Research on Play


Dwelling in Possibility: The Importance of Play in Early Child Development
Nicole Stone
Arizona State University
I dwell in possibility
      A fairer house than prose
      More numerous of windows
      Superior of doors
      -Emily Dickenson

Dwelling in Possibility: The Importance of Play in Early Child Development

Engaging in play is a vital part of development throughout childhood, providing children with a place to dwell that is as far and wide as their imagination can take them.   Engaging in play provides opportunities for children to grow in areas of gross and fine motor skills, cognitive functioning, necessary physical exertion, social skill development, and language acquisition.   The role of play in child development has long been discussed among social scientists, and pioneers in the field such as Piaget and Vygotsky have spoken to its importance.   Play has been analyzed and compartmentalized by age.   In many ways it has changed through time and technology, but the wonder and excitement accompanying a child’s discovery of something novel, a new object of play, is timeless.   Play is not specific to any geographic location, socioeconomic class, or ethnicity.   Play opens its numerous windows and doors to any child and it is a social worker’s duty to ensure that the child is allowed to dwell there for as long as he/she developmentally needs.   In order to gain a better understanding of the importance of play in early childhood development, we must look at established theories, analyze current research, and apply it to the children we encounter.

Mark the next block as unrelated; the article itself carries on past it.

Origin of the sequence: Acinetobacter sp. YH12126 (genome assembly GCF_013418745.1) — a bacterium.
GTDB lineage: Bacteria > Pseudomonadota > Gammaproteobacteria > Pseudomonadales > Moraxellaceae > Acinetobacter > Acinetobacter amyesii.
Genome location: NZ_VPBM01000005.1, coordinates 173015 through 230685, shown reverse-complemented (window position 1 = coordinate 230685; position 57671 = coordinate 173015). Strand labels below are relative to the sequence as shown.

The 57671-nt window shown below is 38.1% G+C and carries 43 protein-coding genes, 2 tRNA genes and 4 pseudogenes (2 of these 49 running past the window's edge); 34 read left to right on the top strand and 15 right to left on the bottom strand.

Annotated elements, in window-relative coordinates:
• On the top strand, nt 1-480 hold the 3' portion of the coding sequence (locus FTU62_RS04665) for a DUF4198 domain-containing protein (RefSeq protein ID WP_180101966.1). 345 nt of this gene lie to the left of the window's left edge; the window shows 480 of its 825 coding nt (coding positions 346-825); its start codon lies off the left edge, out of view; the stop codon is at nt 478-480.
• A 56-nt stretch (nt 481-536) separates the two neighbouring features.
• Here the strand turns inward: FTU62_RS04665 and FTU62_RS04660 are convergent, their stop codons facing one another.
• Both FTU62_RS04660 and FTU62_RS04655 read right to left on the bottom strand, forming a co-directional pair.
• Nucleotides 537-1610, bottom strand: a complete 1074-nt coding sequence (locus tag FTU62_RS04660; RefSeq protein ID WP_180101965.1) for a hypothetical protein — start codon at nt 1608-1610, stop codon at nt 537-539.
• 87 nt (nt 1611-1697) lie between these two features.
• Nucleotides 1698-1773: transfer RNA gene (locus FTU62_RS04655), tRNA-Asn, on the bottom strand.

Many former theorists observed play and formed explanations for it.   In 1932, Mildred Parten observed and sorted play into six categories that we still use today.   She believed that young children first engage in unoccupied and solitary play.   The former describes play that is not goal directed and the latter describes play...